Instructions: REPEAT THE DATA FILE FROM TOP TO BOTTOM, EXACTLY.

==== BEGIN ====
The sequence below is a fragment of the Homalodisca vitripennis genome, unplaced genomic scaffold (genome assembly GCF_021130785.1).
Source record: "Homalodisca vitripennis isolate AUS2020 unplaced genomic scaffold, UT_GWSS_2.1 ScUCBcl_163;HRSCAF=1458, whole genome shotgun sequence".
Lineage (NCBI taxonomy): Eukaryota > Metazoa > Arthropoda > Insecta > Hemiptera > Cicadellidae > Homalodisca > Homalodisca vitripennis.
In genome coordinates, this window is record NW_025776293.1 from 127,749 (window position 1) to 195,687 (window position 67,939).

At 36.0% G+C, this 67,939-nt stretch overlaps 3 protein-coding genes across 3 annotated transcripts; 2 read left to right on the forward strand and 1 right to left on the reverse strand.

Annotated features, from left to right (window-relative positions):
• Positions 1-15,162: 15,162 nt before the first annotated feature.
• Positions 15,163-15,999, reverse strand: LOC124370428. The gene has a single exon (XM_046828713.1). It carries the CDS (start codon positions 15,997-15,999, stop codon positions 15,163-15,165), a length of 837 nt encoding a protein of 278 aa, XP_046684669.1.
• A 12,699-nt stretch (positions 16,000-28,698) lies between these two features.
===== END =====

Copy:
The sequence below is a fragment of the Homalodisca vitripennis genome, unplaced genomic scaffold (genome assembly GCF_021130785.1).
Source record: "Homalodisca vitripennis isolate AUS2020 unplaced genomic scaffold, UT_GWSS_2.1 ScUCBcl_163;HRSCAF=1458, whole genome shotgun sequence".
Lineage (NCBI taxonomy): Eukaryota > Metazoa > Arthropoda > Insecta > Hemiptera > Cicadellidae > Homalodisca > Homalodisca vitripennis.
In genome coordinates, this window is record NW_025776293.1 from 127,749 (window position 1) to 195,687 (window position 67,939).

At 36.0% G+C, this 67,939-nt stretch overlaps 3 protein-coding genes across 3 annotated transcripts; 2 read left to right on the forward strand and 1 right to left on the reverse strand.

Annotated features, from left to right (window-relative positions):
• Positions 1-15,162: 15,162 nt before the first annotated feature.
• Positions 15,163-15,999, reverse strand: LOC124370428. The gene has a single exon (XM_046828713.1). It carries the CDS (start codon positions 15,997-15,999, stop codon positions 15,163-15,165), a length of 837 nt encoding a protein of 278 aa, XP_046684669.1.
• A 12,699-nt stretch (positions 16,000-28,698) lies between these two features.